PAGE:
Strength in Difference: Jackie Kay
Edinburgh International Book Festival
Baillie Gifford Main Theatre. 3.15, Tues. 21st August 2018
I have encountered a major problem with the Book Festival – I have run out of superlatives. Seriously, I don’t think I’ve been to a bum event yet. This year I’ve seen the Poet Laureate AND the Makar, and poetry-wise it doesn’t get much better than that. So I’m at a loss as to how to make this review different. I could try to write it in Scots of course – I ken wir ain leid weel eneuch – or at least code-switch between Scots and review-ese the way Jackie does between Scots and a more standard English.*
This event took place in the main theatre and it was packed, as you would expect for such a consistently popular figure at the Festival. The format was simple: after a few opening remarks from journalist and broadcaster Ruth Wishart, Jackie read poems from her new book Bantam, after which Ruth conducted a brief interview, moderated some questions from the body o’ the kirk, and the event finished with a couple more poems. All standard fare. “There’s a public health warning involved here,” quipped Ruth, “listening to Jackie read her own poetry can seriously damage your tear ducts.” Aye, well, maybe, but mainly from tears of laughter, and gentle ones at that, but nothing more. Jackie may have “one of the most infectious giggles in the business” (another of Ruth’s quips), but what really marks her poetry is its accessibility. That, let’s face it, is what the job of Makar is all about. The poetry is never facile, it can rhyme and it can rhythm with the best of them, but it never becomes a jingle of doggerel or a cut-up grocery list of prose. And it can make us chuckle, chuckle with recognition as a childhood memory or the pen-portrait of a parent or grandparent chimes or parallels one of our own, and does so without losing the signature of Jackie herself. I mean – who else could make us smile by re-telling the story of an eleven-year-old experiencing her first period whilst on a family holiday in Avielochan?
Jackie’s poetry is so direct, so clear, so personal, that she has to remind us that it’s dangerous to assume that every poem is autobiographical. As most poets do, Jackie constructs a ‘voice’ for each poem; many may be a version of her own, but some are not. I know I’m preaching to the choir here, I know we’re savvy to this truth of poetry-making, but if Jackie feels it worth reinforcing, then I’m with her. Her speaking voice, her delivery, is another matter; a major part of her directness, her ability to connect with an audience, has to do with its liquid, modulated treble, its inflections, its rise and fall. Sometimes she teases, almost like a stand-up comic, but without a comic’s abrasiveness, and it’s not us but herself she’s teasing: “… a packed tent… on a weekday afternoon… did you not have anywhere better to go?” And sometimes it is us: “… there’s a lot of old Scots words in this poem that some people might not understand… but that’s life.” The Scots words, the holiday locations of Ardtornish, Avielochan, and Rannoch Moor – no, we had no trouble with any of that.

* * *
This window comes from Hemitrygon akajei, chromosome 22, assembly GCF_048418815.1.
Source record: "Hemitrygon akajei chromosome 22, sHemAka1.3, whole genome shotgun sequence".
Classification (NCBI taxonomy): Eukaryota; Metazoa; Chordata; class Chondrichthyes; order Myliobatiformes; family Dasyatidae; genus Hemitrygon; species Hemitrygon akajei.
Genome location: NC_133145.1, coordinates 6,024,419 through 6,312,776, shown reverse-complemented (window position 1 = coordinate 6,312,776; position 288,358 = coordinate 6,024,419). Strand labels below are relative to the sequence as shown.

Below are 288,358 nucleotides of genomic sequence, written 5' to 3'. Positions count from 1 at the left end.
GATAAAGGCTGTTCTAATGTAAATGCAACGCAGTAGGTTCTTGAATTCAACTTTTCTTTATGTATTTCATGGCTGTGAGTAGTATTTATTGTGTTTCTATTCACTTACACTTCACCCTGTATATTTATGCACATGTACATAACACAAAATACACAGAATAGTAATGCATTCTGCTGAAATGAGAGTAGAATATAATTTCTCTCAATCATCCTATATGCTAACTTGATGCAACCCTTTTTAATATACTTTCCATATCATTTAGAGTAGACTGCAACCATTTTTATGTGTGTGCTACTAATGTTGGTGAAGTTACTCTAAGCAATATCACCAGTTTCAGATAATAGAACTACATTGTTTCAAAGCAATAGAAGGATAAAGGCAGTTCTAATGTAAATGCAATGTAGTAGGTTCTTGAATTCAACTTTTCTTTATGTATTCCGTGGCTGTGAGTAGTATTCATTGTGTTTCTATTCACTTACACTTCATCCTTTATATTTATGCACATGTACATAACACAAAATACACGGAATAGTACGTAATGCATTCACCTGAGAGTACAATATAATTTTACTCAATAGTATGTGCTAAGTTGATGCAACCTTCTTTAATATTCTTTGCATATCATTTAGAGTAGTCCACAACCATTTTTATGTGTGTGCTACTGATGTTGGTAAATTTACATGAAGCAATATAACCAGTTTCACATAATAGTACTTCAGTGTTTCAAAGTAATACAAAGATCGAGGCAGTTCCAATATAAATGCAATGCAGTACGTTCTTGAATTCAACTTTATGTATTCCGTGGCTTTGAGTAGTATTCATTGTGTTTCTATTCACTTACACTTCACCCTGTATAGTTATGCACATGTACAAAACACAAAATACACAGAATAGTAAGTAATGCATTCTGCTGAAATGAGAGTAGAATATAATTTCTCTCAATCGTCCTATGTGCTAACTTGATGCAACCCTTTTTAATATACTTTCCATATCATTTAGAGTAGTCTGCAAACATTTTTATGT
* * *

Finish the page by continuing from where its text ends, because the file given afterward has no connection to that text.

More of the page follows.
Some of Jackie’s material today was on politically safe ground. A poem with an anti-Brexit flavour to it, poking fun at Nigel Farage, works well in overwhelmingly pro-Remain Écosse – yes, this dichotomy with Brexitshire is still hanging around up here – after all, she does not have to pander to anyone else in Britain, her manor is north of the Tweed-Solway line, even though she now actually lives south of it. Part of the discussion between Ruth and Jackie touched on a statement by Ali Smith (who was in the audience) to the effect that all art is political. “I think if you say something’s not political,” said Jackie, “it then becomes political… the act of doing something non-political is political,” freely admitting that this was a conundrum. There is a difference between ‘political’ and ‘polemical’, and it’s safe to say that Jackie’s material is not the latter. This is, of course, despite the lifelong communist radicalism of her Glaswegian adoptive mother and father – Ruth queried whether, to a child, the role of a ‘Party Organiser’ must have sounded like a grand job, a matter of blowing up balloons and putting sausages on little sticks. Jackie’s parents are now quite elderly, and she treated us to an impersonation of her father asking how long her term in office was and, when being told it was five years, saying briskly, “Oh well, we’ll just have tae see oot yer term in office, then!”
There was only one awkward moment in during the event, which came when a questioner referred to the audience, and to poetry’s usual comsumer-base, as ‘middle-class’. Several people reacted to that, and Jackie herself reminded the questioner that it was her task as Makar to contact and connect with all kinds of people within Scotland, irrespective of class. The questioner was made to feel a wee bittie abashed, and that left me sitting there contemplating the fact that I too had often (but silently) made the same observation about my fellow Book-Festival-goers. I think we are, by and large, of that particular social bracket, but for some reason we don’t like to be reminded of the word ‘class’.
Anyway, as regards hearing from Jackie, chuckling with her, and listening to some of those familiarly friendly poems from Bantam, the hour passed by in a blink, and I could have done with another hour. Like I said, I’ve put in an order for a fresh supply of superlatives.
*Don’t get me started on the status of Scots, or we’ll be here for the next month.